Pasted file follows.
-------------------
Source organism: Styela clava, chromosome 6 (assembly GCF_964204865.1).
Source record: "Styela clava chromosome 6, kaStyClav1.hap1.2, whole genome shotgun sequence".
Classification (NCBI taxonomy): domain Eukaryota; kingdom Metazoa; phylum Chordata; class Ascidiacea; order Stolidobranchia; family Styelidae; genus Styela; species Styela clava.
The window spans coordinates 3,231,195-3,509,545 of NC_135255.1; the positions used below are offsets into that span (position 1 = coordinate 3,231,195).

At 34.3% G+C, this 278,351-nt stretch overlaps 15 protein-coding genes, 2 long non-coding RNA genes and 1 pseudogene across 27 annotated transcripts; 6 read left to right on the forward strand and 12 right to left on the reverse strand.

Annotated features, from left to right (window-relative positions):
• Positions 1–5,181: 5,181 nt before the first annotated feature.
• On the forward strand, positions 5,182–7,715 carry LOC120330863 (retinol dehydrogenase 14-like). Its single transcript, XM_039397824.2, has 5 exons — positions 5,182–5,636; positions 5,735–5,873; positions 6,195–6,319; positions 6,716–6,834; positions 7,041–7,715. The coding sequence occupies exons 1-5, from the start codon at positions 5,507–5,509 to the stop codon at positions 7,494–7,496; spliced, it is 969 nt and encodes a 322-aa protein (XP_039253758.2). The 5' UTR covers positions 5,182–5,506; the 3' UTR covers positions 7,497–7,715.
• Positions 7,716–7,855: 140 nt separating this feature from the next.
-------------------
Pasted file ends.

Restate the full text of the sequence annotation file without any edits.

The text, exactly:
Source organism: Styela clava, chromosome 6 (assembly GCF_964204865.1).
Source record: "Styela clava chromosome 6, kaStyClav1.hap1.2, whole genome shotgun sequence".
Classification (NCBI taxonomy): domain Eukaryota; kingdom Metazoa; phylum Chordata; class Ascidiacea; order Stolidobranchia; family Styelidae; genus Styela; species Styela clava.
The window spans coordinates 3,231,195-3,509,545 of NC_135255.1; the positions used below are offsets into that span (position 1 = coordinate 3,231,195).

At 34.3% G+C, this 278,351-nt stretch overlaps 15 protein-coding genes, 2 long non-coding RNA genes and 1 pseudogene across 27 annotated transcripts; 6 read left to right on the forward strand and 12 right to left on the reverse strand.

Annotated features, from left to right (window-relative positions):
• Positions 1–5,181: 5,181 nt before the first annotated feature.
• On the forward strand, positions 5,182–7,715 carry LOC120330863 (retinol dehydrogenase 14-like). Its single transcript, XM_039397824.2, has 5 exons — positions 5,182–5,636; positions 5,735–5,873; positions 6,195–6,319; positions 6,716–6,834; positions 7,041–7,715. The coding sequence occupies exons 1-5, from the start codon at positions 5,507–5,509 to the stop codon at positions 7,494–7,496; spliced, it is 969 nt and encodes a 322-aa protein (XP_039253758.2). The 5' UTR covers positions 5,182–5,506; the 3' UTR covers positions 7,497–7,715.
• Positions 7,716–7,855: 140 nt separating this feature from the next.